by Jeffrey Burghauser (June 2021)
Milky Way, Peter Doig, 1989-90
A Suburban Ars Poetica
Amid the Medieval college bells,
The half-defrosted breeze supplying smells
Of warm baguettes & freshly-showered girls,
The poems neatly thicken, cultured pearls,
Their genesis excited by the in-
Troduction of a tiny, doctrine-
Specific, stinging, rigorously meant,
Directly into the elastic, bright,
Obscenely circumscribed asylum site.
But I am in Ohio, and the year
Is twenty-twenty-one; the clouds appear
As spiteful as an adolescent boy
Who’s horrified of dancing. Any loy-
Alty to Heaven is a loyalty
Directed to a Somewhere I, or we,
Assemble from assorted parts. Amen.
You’ll know your heaven’s reasonable when
It can, upon the action of a prong,
Be irritated into yielding song.
When all the fathers that you died to please
Are dead, the unread books will cease to tease.
Listen, child: never play the fool—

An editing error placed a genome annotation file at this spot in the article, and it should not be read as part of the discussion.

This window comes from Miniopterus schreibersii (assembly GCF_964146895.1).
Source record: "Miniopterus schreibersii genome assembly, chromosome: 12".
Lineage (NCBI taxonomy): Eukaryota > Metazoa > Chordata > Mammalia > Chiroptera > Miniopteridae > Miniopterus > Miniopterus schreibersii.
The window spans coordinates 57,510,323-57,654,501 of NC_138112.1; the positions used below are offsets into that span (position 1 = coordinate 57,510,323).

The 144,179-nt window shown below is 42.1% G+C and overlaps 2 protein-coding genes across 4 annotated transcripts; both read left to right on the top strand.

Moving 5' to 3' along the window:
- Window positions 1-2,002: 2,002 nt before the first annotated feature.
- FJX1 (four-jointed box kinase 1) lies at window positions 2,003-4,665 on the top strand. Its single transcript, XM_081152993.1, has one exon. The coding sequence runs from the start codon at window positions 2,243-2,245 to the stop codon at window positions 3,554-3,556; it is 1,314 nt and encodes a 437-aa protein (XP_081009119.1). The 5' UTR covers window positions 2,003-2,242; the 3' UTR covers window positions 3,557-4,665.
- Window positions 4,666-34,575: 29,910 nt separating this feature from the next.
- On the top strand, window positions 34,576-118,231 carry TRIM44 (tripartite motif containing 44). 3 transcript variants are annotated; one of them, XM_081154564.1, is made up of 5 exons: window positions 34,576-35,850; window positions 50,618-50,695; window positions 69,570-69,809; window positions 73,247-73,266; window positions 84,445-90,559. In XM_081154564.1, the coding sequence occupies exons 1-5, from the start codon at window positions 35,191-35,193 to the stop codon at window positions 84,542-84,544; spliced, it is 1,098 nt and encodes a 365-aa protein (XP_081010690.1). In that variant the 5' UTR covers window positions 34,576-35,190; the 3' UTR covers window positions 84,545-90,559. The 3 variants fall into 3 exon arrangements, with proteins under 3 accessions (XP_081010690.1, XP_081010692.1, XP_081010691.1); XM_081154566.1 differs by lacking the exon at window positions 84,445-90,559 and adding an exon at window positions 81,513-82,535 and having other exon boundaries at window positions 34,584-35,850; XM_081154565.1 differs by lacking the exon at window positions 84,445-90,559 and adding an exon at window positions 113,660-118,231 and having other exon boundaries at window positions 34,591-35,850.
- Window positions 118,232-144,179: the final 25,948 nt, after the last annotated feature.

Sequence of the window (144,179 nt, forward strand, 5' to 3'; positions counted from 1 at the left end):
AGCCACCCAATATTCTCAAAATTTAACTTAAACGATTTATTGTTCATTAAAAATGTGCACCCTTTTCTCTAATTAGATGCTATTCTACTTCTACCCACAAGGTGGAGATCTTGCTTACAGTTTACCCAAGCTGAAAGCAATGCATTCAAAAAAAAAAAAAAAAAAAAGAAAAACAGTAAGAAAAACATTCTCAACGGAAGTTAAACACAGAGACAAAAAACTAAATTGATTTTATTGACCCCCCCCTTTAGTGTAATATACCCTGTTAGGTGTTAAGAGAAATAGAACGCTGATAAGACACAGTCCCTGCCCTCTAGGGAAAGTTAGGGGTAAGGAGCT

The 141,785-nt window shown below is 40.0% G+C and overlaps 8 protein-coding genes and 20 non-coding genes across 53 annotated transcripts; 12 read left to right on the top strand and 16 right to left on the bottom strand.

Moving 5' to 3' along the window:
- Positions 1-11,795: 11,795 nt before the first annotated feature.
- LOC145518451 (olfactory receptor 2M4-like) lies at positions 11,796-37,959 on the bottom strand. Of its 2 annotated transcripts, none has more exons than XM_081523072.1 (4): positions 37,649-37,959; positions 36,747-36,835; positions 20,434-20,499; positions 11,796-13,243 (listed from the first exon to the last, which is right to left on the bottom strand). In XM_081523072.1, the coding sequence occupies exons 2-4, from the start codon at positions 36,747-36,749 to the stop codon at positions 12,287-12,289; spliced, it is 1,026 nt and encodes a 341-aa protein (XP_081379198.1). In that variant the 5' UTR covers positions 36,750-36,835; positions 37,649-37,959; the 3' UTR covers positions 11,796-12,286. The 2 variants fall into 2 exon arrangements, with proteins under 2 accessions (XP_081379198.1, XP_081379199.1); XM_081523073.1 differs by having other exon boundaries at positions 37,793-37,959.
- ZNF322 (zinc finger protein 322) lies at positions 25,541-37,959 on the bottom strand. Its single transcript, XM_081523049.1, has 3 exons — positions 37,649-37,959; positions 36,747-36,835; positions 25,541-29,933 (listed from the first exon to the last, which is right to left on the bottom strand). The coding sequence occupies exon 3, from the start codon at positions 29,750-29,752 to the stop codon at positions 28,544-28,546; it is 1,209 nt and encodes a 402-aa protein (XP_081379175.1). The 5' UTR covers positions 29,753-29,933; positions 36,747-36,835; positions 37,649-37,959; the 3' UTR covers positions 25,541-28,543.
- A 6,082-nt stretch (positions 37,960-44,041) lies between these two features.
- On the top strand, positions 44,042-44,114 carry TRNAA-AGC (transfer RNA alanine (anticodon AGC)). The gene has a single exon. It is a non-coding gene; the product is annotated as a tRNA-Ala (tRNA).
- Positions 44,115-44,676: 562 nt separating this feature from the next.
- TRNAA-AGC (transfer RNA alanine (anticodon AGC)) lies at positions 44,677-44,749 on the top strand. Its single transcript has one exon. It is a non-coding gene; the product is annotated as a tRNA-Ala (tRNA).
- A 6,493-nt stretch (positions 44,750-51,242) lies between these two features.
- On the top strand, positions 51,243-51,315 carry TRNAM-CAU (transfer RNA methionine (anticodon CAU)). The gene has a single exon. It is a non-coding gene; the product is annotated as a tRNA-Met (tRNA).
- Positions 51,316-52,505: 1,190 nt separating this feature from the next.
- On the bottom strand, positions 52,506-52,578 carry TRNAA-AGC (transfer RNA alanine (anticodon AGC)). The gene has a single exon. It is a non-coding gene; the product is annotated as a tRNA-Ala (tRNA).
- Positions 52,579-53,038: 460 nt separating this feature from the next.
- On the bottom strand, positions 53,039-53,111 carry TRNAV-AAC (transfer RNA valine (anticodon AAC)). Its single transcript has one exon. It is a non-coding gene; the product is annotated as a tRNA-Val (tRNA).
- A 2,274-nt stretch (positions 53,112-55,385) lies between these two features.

When we don’t adore, we flay the fool.
Jeffrey Burghauser is a teacher in Columbus, OH. He was educated at SUNY-Buffalo and the University of Leeds. He currently studies the five-string banjo with a focus on pre-WWII picking styles. A former artist-in-residence at the Arad Arts Project (Israel), his poems have appeared (or are forthcoming) in Appalachian Journal, Fearsome Critters, Iceview, Lehrhaus, and New English Review. Jeffrey’s book-length collections are available on Amazon, and his website is www.jeffreyburghauser.com.
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